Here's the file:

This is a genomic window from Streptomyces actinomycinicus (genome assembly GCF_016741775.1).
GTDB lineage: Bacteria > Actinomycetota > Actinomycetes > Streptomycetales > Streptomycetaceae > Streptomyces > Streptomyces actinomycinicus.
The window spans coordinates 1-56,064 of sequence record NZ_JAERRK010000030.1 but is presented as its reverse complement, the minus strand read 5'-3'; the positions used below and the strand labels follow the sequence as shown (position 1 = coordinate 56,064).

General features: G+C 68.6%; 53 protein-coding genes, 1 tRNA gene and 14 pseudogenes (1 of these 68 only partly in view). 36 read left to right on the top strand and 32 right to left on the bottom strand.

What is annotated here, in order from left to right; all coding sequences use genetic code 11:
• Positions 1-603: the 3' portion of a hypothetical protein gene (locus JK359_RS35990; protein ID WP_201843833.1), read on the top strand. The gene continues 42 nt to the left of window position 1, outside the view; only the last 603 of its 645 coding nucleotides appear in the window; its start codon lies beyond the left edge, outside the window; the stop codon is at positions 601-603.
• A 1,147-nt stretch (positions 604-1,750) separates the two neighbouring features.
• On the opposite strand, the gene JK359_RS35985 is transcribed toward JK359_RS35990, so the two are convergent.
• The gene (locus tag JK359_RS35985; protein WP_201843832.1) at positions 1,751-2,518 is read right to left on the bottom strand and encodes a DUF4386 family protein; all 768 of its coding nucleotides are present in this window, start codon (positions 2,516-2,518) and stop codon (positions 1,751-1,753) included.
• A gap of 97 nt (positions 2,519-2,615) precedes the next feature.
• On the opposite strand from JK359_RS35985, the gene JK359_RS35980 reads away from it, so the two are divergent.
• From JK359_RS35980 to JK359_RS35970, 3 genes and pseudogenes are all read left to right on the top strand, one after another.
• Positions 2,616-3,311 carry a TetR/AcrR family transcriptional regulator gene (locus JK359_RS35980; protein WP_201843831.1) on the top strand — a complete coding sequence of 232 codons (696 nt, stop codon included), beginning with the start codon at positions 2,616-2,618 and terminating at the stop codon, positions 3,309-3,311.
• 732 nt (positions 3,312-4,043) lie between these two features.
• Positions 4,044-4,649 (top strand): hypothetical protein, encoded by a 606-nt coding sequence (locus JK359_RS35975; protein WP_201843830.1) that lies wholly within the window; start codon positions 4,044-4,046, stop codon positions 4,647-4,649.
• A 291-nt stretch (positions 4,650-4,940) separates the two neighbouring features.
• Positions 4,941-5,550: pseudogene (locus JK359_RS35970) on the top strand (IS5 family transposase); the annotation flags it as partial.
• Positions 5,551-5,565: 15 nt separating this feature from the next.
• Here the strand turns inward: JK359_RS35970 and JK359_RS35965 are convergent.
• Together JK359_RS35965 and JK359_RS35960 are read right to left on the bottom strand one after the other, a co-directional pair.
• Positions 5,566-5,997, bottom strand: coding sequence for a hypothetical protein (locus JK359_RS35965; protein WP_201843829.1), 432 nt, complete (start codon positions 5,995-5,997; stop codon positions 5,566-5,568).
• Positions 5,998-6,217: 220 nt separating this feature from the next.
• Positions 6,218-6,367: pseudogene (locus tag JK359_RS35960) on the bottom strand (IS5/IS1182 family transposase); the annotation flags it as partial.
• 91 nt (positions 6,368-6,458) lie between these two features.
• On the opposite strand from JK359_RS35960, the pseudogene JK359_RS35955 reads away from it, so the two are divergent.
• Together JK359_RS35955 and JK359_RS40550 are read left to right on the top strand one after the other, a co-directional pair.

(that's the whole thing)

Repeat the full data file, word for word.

This is a genomic window from Streptomyces actinomycinicus (genome assembly GCF_016741775.1).
GTDB lineage: Bacteria > Actinomycetota > Actinomycetes > Streptomycetales > Streptomycetaceae > Streptomyces > Streptomyces actinomycinicus.
The window spans coordinates 1-56,064 of sequence record NZ_JAERRK010000030.1 but is presented as its reverse complement, the minus strand read 5'-3'; the positions used below and the strand labels follow the sequence as shown (position 1 = coordinate 56,064).

General features: G+C 68.6%; 53 protein-coding genes, 1 tRNA gene and 14 pseudogenes (1 of these 68 only partly in view). 36 read left to right on the top strand and 32 right to left on the bottom strand.

What is annotated here, in order from left to right; all coding sequences use genetic code 11:
• Positions 1-603: the 3' portion of a hypothetical protein gene (locus JK359_RS35990; protein ID WP_201843833.1), read on the top strand. The gene continues 42 nt to the left of window position 1, outside the view; only the last 603 of its 645 coding nucleotides appear in the window; its start codon lies beyond the left edge, outside the window; the stop codon is at positions 601-603.
• A 1,147-nt stretch (positions 604-1,750) separates the two neighbouring features.
• On the opposite strand, the gene JK359_RS35985 is transcribed toward JK359_RS35990, so the two are convergent.
• The gene (locus tag JK359_RS35985; protein WP_201843832.1) at positions 1,751-2,518 is read right to left on the bottom strand and encodes a DUF4386 family protein; all 768 of its coding nucleotides are present in this window, start codon (positions 2,516-2,518) and stop codon (positions 1,751-1,753) included.
• A gap of 97 nt (positions 2,519-2,615) precedes the next feature.
• On the opposite strand from JK359_RS35985, the gene JK359_RS35980 reads away from it, so the two are divergent.
• From JK359_RS35980 to JK359_RS35970, 3 genes and pseudogenes are all read left to right on the top strand, one after another.
• Positions 2,616-3,311 carry a TetR/AcrR family transcriptional regulator gene (locus JK359_RS35980; protein WP_201843831.1) on the top strand — a complete coding sequence of 232 codons (696 nt, stop codon included), beginning with the start codon at positions 2,616-2,618 and terminating at the stop codon, positions 3,309-3,311.
• 732 nt (positions 3,312-4,043) lie between these two features.
• Positions 4,044-4,649 (top strand): hypothetical protein, encoded by a 606-nt coding sequence (locus JK359_RS35975; protein WP_201843830.1) that lies wholly within the window; start codon positions 4,044-4,046, stop codon positions 4,647-4,649.
• A 291-nt stretch (positions 4,650-4,940) separates the two neighbouring features.
• Positions 4,941-5,550: pseudogene (locus JK359_RS35970) on the top strand (IS5 family transposase); the annotation flags it as partial.
• Positions 5,551-5,565: 15 nt separating this feature from the next.
• Here the strand turns inward: JK359_RS35970 and JK359_RS35965 are convergent.
• Together JK359_RS35965 and JK359_RS35960 are read right to left on the bottom strand one after the other, a co-directional pair.
• Positions 5,566-5,997, bottom strand: coding sequence for a hypothetical protein (locus JK359_RS35965; protein WP_201843829.1), 432 nt, complete (start codon positions 5,995-5,997; stop codon positions 5,566-5,568).
• Positions 5,998-6,217: 220 nt separating this feature from the next.
• Positions 6,218-6,367: pseudogene (locus tag JK359_RS35960) on the bottom strand (IS5/IS1182 family transposase); the annotation flags it as partial.
• 91 nt (positions 6,368-6,458) lie between these two features.
• On the opposite strand from JK359_RS35960, the pseudogene JK359_RS35955 reads away from it, so the two are divergent.
• Together JK359_RS35955 and JK359_RS40550 are read left to right on the top strand one after the other, a co-directional pair.